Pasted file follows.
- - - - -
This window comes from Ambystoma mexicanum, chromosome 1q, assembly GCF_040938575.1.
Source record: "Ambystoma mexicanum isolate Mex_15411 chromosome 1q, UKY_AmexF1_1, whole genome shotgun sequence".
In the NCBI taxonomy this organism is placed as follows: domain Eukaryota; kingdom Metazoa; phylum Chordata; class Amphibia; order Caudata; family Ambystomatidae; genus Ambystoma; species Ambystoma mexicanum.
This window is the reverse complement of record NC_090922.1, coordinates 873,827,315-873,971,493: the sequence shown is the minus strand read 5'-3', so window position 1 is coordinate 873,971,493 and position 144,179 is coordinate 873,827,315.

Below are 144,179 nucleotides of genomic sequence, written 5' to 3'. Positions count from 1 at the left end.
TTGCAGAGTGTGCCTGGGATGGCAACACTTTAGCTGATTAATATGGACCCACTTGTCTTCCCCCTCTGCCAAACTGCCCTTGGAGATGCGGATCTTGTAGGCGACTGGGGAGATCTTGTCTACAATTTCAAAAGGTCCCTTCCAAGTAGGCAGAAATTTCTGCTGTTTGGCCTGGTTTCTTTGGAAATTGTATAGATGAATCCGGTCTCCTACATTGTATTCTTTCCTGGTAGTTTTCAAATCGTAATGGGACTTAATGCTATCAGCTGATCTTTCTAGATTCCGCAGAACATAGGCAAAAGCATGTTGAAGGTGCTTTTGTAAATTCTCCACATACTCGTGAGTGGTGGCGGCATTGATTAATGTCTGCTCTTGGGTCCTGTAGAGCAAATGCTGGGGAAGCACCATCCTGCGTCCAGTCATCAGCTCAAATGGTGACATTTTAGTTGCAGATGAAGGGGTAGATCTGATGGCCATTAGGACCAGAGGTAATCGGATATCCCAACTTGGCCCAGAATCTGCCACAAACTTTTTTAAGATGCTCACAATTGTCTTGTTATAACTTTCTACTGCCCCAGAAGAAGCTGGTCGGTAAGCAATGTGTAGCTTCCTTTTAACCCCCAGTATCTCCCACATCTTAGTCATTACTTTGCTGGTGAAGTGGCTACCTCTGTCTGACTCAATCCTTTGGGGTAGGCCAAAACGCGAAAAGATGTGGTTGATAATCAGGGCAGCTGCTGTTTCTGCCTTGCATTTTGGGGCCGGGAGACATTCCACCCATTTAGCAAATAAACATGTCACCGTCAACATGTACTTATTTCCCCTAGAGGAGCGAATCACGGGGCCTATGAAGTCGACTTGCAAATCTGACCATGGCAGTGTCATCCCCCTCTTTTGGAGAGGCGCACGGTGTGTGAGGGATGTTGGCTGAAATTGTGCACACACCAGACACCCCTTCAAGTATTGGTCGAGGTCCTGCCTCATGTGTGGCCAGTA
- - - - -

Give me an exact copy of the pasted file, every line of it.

This window comes from Ambystoma mexicanum, chromosome 1q, assembly GCF_040938575.1.
Source record: "Ambystoma mexicanum isolate Mex_15411 chromosome 1q, UKY_AmexF1_1, whole genome shotgun sequence".
In the NCBI taxonomy this organism is placed as follows: domain Eukaryota; kingdom Metazoa; phylum Chordata; class Amphibia; order Caudata; family Ambystomatidae; genus Ambystoma; species Ambystoma mexicanum.
This window is the reverse complement of record NC_090922.1, coordinates 873,827,315-873,971,493: the sequence shown is the minus strand read 5'-3', so window position 1 is coordinate 873,971,493 and position 144,179 is coordinate 873,827,315.

Below are 144,179 nucleotides of genomic sequence, written 5' to 3'. Positions count from 1 at the left end.
TTGCAGAGTGTGCCTGGGATGGCAACACTTTAGCTGATTAATATGGACCCACTTGTCTTCCCCCTCTGCCAAACTGCCCTTGGAGATGCGGATCTTGTAGGCGACTGGGGAGATCTTGTCTACAATTTCAAAAGGTCCCTTCCAAGTAGGCAGAAATTTCTGCTGTTTGGCCTGGTTTCTTTGGAAATTGTATAGATGAATCCGGTCTCCTACATTGTATTCTTTCCTGGTAGTTTTCAAATCGTAATGGGACTTAATGCTATCAGCTGATCTTTCTAGATTCCGCAGAACATAGGCAAAAGCATGTTGAAGGTGCTTTTGTAAATTCTCCACATACTCGTGAGTGGTGGCGGCATTGATTAATGTCTGCTCTTGGGTCCTGTAGAGCAAATGCTGGGGAAGCACCATCCTGCGTCCAGTCATCAGCTCAAATGGTGACATTTTAGTTGCAGATGAAGGGGTAGATCTGATGGCCATTAGGACCAGAGGTAATCGGATATCCCAACTTGGCCCAGAATCTGCCACAAACTTTTTTAAGATGCTCACAATTGTCTTGTTATAACTTTCTACTGCCCCAGAAGAAGCTGGTCGGTAAGCAATGTGTAGCTTCCTTTTAACCCCCAGTATCTCCCACATCTTAGTCATTACTTTGCTGGTGAAGTGGCTACCTCTGTCTGACTCAATCCTTTGGGGTAGGCCAAAACGCGAAAAGATGTGGTTGATAATCAGGGCAGCTGCTGTTTCTGCCTTGCATTTTGGGGCCGGGAGACATTCCACCCATTTAGCAAATAAACATGTCACCGTCAACATGTACTTATTTCCCCTAGAGGAGCGAATCACGGGGCCTATGAAGTCGACTTGCAAATCTGACCATGGCAGTGTCATCCCCCTCTTTTGGAGAGGCGCACGGTGTGTGAGGGATGTTGGCTGAAATTGTGCACACACCAGACACCCCTTCAAGTATTGGTCGAGGTCCTGCCTCATGTGTGGCCAGTA